Pic of the “Original”:





Earthquake in Helena

Early on the morning of July 6th, a 5.8 magnitude earthquake rolled through Helena. The epicenter was around 20 miles northwest.

It was the first quake that I have ever felt.  I was in a dream state when the quake hit and at first I incorporated the shaking and noise into my dreams.  However, it lasted long enough that I woke up and wondered what was going on.

After the big (initial shock), I went to my phone to see what just happened.  Just at that time a 4.8 aftershock hit.  The phone soon lite up with information.  By 8:00 a.m.  that morning, the earthquake tracking site showed close to 15 aftershocks from the same epicenter.

While it proved interesting, I do not want to be anywhere near another earthquake.



Bob Marshall Wilderness Area – “The BOB”

I spent 3 days at the east end of the Bob Marshall Wilderness area.  The locals call it the BOB.  The nearest town is Augusta, MT.

This section of the BOB is called the FRONT, sort of like the Front Range in Colorado.  The FRONT provides quick access to hikers and horse people for backcountry / wilderness travel.

The Sun River is dammed in this location creating the Gibson Reservoir.  The road from Augusta is 20 miles of gravel and then once on Forest Service land it is paved again.

Gibson Reservoir:

The entry way into the area is flanked by The Sawtooth Mountains on one side and Capital Reef on the other.  The Sun River cuts a path between the two.

Beautiful area!  There are two forest service campgrounds. The one further in and higher up has fewer mosquitos.  There was plenty of dispersed campsites throughout the area.  I liked easy access to the water and outhouse.

My campsite:

There were caterpillars coming down from high up in the pines.  They were connected by only a single strand and then blowing around in the breeze.  Ever thought you were hanging on by a thread?  These guys are.

The area is mainly used by folks with watercraft of some kind and those with horses.  There are also guest ranches in the area which provide horseback riding.  It looked like they provided the cowboy hats for the riders as they all had the same type and color of hat on, looking brand new.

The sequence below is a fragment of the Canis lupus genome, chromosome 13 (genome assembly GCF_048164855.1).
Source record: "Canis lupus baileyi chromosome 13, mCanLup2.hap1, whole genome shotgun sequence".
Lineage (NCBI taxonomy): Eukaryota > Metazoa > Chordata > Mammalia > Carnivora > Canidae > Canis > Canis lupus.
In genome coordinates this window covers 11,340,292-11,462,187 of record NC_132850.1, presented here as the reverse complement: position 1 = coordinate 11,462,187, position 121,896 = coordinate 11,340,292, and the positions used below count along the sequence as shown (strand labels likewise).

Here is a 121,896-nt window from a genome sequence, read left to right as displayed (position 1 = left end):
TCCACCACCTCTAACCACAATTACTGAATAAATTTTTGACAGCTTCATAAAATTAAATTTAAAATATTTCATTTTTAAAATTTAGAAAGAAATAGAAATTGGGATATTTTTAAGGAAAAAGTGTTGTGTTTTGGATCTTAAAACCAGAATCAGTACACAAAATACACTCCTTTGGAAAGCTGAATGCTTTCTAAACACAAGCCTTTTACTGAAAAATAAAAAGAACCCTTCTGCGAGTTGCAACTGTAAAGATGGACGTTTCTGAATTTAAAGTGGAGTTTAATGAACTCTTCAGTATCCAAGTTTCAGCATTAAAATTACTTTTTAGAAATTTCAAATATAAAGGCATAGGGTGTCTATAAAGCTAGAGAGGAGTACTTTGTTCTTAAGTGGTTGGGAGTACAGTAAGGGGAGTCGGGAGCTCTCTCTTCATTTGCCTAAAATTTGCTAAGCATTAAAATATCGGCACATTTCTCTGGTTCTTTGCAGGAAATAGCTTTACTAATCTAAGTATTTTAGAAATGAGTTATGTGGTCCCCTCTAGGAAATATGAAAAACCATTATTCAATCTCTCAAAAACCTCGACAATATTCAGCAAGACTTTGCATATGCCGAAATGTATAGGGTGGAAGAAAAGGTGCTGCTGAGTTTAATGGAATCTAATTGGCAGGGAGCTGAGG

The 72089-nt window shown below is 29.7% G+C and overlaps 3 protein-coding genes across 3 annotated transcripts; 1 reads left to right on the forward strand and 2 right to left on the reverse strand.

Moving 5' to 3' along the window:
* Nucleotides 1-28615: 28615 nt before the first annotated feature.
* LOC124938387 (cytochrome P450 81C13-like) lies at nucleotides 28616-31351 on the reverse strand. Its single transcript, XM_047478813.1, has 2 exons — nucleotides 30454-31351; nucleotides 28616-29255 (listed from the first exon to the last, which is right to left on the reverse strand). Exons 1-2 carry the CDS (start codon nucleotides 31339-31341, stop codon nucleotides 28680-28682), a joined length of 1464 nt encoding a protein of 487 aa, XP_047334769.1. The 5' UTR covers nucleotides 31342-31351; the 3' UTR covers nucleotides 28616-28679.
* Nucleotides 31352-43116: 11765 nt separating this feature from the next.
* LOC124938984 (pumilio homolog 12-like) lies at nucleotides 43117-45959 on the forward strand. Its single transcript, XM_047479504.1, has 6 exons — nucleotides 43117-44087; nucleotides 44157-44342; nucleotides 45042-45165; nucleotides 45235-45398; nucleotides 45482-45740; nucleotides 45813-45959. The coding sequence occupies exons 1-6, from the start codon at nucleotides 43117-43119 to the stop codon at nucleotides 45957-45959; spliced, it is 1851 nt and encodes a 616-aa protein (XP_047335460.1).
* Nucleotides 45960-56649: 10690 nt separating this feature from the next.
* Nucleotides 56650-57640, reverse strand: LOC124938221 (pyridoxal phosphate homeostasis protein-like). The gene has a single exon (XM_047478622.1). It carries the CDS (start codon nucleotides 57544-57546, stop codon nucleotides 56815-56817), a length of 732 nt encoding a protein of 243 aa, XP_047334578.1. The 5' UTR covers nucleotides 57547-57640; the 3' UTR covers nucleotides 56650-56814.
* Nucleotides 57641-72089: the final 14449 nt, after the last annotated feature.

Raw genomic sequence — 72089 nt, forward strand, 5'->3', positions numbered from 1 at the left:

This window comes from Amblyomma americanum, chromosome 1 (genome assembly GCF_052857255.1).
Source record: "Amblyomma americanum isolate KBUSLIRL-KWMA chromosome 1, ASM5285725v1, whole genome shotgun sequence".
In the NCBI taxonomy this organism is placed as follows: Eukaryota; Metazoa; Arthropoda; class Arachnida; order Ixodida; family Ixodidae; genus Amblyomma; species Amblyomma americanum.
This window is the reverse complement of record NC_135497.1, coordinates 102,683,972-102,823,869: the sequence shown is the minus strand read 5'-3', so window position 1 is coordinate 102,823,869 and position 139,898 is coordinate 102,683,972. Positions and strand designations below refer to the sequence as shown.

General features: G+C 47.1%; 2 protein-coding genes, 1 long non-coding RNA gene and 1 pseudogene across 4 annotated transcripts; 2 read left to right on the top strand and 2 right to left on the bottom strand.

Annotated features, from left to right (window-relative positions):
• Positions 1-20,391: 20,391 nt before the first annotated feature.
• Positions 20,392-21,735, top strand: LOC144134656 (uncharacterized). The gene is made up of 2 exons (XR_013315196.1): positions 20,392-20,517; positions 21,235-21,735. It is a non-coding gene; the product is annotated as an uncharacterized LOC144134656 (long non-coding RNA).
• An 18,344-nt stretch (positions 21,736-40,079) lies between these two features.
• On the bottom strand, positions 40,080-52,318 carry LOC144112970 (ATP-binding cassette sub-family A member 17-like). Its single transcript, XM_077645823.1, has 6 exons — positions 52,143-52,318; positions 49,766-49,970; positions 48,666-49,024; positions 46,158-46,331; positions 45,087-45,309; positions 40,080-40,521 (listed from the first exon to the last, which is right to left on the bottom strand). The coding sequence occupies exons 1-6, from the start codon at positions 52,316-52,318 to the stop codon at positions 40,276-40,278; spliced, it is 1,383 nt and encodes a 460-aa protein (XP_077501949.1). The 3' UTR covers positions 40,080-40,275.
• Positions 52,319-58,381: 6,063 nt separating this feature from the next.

Many trails start in this area and go back into the wilderness area.  I did short hikes on a number of them.  One really easy but yet gorgeous hike is Wagner Gulch.

Everyone recommended bear spray for hikes in this area, so I now own bear spray.  Watched a video on how to use.  It is not effective until the bear is within 30 ft.  Whew, hope I never face a grizzly that close, let alone hoping to have the composure to spray a charging grizzly when he is only 10 yards away.

Wagner Gulch has a pine tree called the “skull tree”.  A local artist gathers animal skulls and attaches them to a tree and then paints pictures of animal on the skulls.  Kind of creepy at first but the painted animals are cool.  I have pictures on my digital camera but do not have the means to transfer to the IPad.  I will add pics of the skull tree at a later time.

A couple of other pics from the area:

The fishing in the Sun River below the dam was not advisable during my visit as the water flow from the dam was considerable.  I am guessing it is better later in the summer or earlier in the season before the snow melt.

(July 2, 3, and 4th, 2017)





Decals Added

Kristy and Casey designed decals to add some color to the van.  They were attached to the van yesterday.   Looks great.  Thanks ladies!

Passenger Side:


Drivers Side:


A guy walking on the sidewalk during the installation stopped and gave a big smile.  He motioned to the decal and gave me the “is that yours” look.  I nodded back and he gave a big thumbs up.